Theatre Mirror Reviews - "The Sunshine Boys"

THE THEATER MIRROR, New England's LIVE Theater Guide


"What Happened in Boston, Willie"

entire contents copyright 2002 by Tony Annicone

"The Sunshine Boys"

Reviewed by Tony Annicone

The year is 1972. Two cranky vaudevillians, known as the Sunshine Boys, are asked to reunite for a CBS comedy special. Willie Clark and Al Lewis were a comedy team for 43 years and haven't seen each other in 11 years. The comic antics explode for the audiences at the Granite Theater. Neil Simon's, "The Sunshine Boys" is an expertly written take on how funny vaudeville was. Director David Jepson casts the cranky old men and their supporting characters perfectly, giving his audience a multitude of laughter in this excellent show.

Not only does, Jepson cast the show well, he gets every bit of humor from the one liners, the timing and the shtick, especially in the two men setting the chairs and table for their rehearsal scene. (They keep moving things back to where the other one just put it and then they do it in reverse.) He designed the tacky set for Willie's hotel apartment in NYC and uses black curtains for the TV set. Jepson also does the voice of the weary, TV director who tries to get the old men to do their routine without arguing and isn't successful in keeping them from their bickering ways. A well crafted show with an expert hand guiding it makes this a must see show.

Arthur Pignataro as Willie Clark delivers a tour de force performance in this role. He is on stage the entire time except for one minute at the start of Act ll. Arthur is a master of Neil Simon's oneliners and his facial expressions, his Jewish accent and his shuffling walk help complete this amazing feat. The character loves corned beef sandwiches and cigars which help to lead him into a funny heart attack segment. The best scene in the show is the vaudeville segment about a doctor, his nurse and the taxman, where the jokes and laughs come fast and furious.

Arthur's partner in this show is Ted Gavriluk as Al Lewis. Both men play the elder gentlemen beautifully. Ted uses a Jewish accent in the show and does a wonderful job with the comic moments in the show. He usually plays the villian in shows so this is a change of pace for him and he handles it with ease. Ted also shines in the spitting in Willie's face and poking him with the finger scene which leads to Willie's heart attack on stage. (You think it is a dramatic moment but Simon leads you back into laughter immediately.)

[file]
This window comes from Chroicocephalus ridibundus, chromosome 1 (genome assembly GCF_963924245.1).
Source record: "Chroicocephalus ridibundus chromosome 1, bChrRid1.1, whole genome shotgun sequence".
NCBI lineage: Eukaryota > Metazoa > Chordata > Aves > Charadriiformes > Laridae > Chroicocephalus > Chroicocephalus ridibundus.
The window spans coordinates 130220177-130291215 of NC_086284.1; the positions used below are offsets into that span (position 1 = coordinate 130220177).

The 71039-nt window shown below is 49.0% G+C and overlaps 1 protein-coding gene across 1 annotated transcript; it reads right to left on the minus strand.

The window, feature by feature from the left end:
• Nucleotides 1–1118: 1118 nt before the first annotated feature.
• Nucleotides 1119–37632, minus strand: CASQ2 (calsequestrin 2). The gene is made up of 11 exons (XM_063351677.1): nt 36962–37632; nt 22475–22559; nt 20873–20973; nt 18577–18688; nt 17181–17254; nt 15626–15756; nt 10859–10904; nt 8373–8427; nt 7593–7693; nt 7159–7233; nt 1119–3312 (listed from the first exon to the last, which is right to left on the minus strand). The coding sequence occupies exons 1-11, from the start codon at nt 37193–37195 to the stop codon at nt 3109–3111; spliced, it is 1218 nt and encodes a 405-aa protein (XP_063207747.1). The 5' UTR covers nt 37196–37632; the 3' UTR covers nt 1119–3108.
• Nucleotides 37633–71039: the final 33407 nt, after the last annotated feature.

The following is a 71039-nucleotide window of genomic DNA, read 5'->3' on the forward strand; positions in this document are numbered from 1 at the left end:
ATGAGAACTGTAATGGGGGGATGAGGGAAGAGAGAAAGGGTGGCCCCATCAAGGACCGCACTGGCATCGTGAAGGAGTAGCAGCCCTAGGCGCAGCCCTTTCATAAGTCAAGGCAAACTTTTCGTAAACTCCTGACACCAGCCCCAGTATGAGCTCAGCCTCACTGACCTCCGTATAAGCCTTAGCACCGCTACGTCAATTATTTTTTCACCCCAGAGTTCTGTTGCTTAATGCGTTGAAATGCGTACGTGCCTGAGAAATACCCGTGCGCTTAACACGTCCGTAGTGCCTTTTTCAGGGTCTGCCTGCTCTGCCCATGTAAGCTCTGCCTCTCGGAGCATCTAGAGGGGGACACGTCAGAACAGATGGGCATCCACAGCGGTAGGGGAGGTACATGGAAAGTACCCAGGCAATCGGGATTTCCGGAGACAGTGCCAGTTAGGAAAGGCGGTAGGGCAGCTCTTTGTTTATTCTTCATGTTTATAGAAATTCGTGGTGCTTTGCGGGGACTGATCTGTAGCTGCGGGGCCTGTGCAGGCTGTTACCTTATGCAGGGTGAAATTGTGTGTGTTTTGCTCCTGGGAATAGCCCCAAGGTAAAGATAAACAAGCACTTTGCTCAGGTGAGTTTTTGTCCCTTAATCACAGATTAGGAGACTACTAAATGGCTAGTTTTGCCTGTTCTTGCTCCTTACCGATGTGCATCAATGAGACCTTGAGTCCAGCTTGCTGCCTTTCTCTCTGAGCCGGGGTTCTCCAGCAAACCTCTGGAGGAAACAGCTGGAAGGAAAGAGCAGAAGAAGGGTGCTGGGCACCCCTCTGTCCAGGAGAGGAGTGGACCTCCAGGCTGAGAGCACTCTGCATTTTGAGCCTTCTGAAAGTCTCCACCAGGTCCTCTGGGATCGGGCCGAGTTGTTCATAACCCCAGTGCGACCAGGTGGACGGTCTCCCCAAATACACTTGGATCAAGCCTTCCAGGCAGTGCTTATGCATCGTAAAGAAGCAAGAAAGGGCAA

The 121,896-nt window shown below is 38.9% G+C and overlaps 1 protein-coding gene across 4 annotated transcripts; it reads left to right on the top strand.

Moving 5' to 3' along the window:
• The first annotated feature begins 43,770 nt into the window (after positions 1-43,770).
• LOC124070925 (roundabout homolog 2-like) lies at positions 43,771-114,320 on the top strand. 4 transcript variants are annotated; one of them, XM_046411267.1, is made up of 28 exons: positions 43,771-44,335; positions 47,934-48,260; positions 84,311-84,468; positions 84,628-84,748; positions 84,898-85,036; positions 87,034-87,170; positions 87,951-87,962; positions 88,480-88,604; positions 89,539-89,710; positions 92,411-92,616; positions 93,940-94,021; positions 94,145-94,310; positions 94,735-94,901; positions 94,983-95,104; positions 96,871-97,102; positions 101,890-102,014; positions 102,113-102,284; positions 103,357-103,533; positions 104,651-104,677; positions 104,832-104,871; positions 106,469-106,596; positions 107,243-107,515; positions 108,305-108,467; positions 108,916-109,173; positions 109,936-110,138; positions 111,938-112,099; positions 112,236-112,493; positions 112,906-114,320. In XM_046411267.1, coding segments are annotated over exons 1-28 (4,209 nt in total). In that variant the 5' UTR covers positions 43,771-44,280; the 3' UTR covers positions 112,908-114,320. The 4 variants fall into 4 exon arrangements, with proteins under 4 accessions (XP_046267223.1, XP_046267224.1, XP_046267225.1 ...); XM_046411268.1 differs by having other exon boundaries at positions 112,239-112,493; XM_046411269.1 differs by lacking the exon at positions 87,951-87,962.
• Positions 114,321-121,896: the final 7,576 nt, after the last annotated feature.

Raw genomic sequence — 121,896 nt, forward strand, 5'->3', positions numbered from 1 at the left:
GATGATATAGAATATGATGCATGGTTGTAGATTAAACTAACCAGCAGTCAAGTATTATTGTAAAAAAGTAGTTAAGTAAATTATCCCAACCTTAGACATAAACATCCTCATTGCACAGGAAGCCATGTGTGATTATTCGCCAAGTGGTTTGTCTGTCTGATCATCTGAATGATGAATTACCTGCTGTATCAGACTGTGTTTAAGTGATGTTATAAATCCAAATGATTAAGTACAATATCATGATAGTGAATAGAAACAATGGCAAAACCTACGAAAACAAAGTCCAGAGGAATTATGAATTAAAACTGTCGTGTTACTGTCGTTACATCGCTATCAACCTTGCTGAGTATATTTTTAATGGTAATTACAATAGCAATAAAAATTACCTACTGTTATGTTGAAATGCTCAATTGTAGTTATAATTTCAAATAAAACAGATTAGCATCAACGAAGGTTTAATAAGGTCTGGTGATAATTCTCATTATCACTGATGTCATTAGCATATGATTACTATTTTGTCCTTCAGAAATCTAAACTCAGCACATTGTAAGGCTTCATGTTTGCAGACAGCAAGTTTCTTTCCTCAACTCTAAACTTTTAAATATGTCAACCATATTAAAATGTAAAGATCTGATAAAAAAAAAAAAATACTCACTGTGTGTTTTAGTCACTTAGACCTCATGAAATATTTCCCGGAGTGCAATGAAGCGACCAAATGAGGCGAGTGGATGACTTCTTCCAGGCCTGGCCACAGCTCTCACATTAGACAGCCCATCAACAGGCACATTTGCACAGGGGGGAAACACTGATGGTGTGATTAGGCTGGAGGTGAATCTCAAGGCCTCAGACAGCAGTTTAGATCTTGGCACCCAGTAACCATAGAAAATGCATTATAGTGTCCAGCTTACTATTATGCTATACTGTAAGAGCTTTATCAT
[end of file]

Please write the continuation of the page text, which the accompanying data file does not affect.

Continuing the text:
Willie's long suffering and kindly, nephew, Ben is played fantastically by James Pollitt in his first major role. He handles his scenes with the veteran actors like an old pro. His line delivery is right on the money and his chest pain scenes are hilarious. James makes the transition from bit player to leading man wonderfully and has a great future ahead of him in theatre. Rounding out the cast are three other members who add to the fun of the evening. Beth Jepson plays the nurse who cares for Willie after his heart attack. She eats his candy and bosses him around while caring for him. Beth makes this strong willed nurse into a very funny character who is the only one to control the wild, Willie in this show. She also stage manages the show and keeps things moving especially the quick scene change from the TV studio back to Willie's hotel room. Bruce Celico plays Eddie, the TV show stage manager. He brings the needed frenzied behavior and exasperation the role needs. The nurse in the TV sketch is played by high school junior, Ashley P acheco. She plays the dumb blonde with the big boobs and nice backside in the vaudeville segment who is leered at by Wille and Al.

The opening night at the Granite isn't complete without the cleverness of gourmet, caterer, Lorain Simister and her assistant, Kim Jones. The setting of the show is NYC so Lorain decided to use deli food for the buffet. She made little corned beef sandwiches, stone ground wheat bread, crackers and various dips, assorted Swiss cheeses, fruits, vegetables and an absolutely delicious, chicken vegetable soup to warm you up on the chilly, April night. Kim made her scrumptious candies in the shape of matches. (A graham cracker dipped in chocolate with coconut on the tip to look like a flame.) To sample her wares call Lorain at Lor Concierge at 401-596-9685. So for an excellent Neil Simon comedy with actors to match, go see the hysterical antics of "The Sunshine Boys", you won't be disappointed.

"The Sunshine Boys" (till 28 April)
1 (401) 596-2341

THE THEATER MIRROR, New England's LIVE Theater Guide